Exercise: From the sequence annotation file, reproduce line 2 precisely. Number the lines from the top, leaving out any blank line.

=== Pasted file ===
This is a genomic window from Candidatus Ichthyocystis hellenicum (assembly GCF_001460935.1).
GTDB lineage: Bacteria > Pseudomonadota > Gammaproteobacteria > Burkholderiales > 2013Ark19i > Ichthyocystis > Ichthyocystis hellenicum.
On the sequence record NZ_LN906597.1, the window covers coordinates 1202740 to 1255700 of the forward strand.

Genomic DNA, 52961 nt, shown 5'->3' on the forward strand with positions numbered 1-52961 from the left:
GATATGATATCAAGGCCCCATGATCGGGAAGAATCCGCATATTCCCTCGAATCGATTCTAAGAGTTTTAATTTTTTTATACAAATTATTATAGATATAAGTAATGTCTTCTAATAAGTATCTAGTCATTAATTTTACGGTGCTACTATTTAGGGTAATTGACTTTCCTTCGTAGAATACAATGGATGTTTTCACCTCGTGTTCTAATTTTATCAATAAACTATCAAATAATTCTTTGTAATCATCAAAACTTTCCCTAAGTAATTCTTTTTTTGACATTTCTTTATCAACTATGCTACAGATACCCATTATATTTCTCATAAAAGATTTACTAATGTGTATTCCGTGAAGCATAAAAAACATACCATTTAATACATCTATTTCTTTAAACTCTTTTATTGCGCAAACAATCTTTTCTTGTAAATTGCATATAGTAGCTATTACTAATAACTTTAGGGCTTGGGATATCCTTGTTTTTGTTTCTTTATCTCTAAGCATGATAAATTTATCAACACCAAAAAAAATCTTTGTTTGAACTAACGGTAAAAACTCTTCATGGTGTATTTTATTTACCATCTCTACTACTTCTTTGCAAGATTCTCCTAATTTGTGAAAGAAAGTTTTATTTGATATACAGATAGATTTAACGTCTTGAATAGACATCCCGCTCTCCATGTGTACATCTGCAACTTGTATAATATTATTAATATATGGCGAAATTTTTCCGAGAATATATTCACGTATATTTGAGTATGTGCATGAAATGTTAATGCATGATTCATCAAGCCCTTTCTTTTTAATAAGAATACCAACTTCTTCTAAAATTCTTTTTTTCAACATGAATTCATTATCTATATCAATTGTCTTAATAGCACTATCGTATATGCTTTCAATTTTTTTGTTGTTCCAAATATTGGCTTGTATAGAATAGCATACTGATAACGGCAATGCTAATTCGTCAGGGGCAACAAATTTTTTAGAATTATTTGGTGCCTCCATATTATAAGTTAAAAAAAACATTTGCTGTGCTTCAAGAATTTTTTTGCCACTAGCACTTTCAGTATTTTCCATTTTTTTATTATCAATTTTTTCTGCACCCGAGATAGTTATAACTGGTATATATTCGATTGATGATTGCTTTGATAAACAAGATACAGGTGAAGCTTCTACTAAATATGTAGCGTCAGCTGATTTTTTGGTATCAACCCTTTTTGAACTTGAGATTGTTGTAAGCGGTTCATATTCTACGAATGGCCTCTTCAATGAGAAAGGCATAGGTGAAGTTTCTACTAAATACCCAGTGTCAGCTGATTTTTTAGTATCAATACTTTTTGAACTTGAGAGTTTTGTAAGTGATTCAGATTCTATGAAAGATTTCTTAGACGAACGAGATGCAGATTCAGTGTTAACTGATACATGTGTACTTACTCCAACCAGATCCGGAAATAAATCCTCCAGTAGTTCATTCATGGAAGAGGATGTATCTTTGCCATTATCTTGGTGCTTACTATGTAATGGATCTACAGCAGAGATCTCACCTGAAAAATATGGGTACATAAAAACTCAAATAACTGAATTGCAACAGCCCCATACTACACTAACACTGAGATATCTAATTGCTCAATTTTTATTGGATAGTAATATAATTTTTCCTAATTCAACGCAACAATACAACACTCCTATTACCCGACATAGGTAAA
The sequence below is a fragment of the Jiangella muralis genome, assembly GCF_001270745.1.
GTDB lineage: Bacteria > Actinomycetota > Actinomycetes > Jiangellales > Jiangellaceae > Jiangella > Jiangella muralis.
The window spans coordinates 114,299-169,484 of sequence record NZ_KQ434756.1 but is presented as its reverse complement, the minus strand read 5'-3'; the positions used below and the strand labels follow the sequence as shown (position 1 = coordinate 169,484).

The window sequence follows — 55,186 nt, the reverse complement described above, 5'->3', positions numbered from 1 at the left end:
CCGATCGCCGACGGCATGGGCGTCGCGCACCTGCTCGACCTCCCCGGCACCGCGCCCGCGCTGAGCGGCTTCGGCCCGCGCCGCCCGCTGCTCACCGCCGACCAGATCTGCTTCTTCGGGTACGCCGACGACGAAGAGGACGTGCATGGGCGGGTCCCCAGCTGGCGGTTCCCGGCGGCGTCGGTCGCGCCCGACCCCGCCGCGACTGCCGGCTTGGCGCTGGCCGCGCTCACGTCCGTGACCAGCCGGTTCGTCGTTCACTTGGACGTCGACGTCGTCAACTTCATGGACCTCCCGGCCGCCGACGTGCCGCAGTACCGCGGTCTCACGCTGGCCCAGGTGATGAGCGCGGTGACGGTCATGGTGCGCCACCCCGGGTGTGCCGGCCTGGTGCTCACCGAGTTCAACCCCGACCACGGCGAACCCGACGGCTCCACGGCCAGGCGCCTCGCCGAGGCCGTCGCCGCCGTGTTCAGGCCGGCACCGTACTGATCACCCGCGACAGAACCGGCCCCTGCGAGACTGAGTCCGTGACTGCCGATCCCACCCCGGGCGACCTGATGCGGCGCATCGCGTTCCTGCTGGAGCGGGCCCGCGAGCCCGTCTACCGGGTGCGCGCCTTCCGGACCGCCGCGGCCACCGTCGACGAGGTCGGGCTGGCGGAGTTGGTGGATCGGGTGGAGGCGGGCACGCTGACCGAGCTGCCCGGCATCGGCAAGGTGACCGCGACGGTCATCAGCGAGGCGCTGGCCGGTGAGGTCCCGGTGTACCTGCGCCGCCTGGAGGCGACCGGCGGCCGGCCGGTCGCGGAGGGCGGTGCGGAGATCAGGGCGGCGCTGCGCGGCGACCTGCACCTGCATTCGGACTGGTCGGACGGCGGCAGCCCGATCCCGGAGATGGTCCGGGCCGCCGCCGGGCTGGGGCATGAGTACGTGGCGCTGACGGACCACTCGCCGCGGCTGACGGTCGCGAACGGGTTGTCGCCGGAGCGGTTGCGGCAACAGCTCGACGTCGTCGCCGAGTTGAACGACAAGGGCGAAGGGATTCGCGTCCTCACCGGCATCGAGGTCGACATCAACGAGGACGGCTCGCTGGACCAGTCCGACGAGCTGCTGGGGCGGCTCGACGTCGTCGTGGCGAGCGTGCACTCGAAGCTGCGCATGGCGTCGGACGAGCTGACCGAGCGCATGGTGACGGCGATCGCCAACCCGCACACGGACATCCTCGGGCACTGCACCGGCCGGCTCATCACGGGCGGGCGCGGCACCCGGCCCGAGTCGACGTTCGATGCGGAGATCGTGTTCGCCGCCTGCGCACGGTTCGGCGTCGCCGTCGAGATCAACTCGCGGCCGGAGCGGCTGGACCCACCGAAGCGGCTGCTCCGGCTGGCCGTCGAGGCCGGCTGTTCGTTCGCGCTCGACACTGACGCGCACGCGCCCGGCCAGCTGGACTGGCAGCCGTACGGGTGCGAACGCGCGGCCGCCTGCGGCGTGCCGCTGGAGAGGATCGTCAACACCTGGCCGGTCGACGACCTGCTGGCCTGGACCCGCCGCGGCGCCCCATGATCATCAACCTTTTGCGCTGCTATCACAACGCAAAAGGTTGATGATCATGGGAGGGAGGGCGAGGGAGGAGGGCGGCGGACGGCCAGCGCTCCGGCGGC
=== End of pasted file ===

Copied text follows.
GTDB lineage: Bacteria > Pseudomonadota > Gammaproteobacteria > Burkholderiales > 2013Ark19i > Ichthyocystis > Ichthyocystis hellenicum.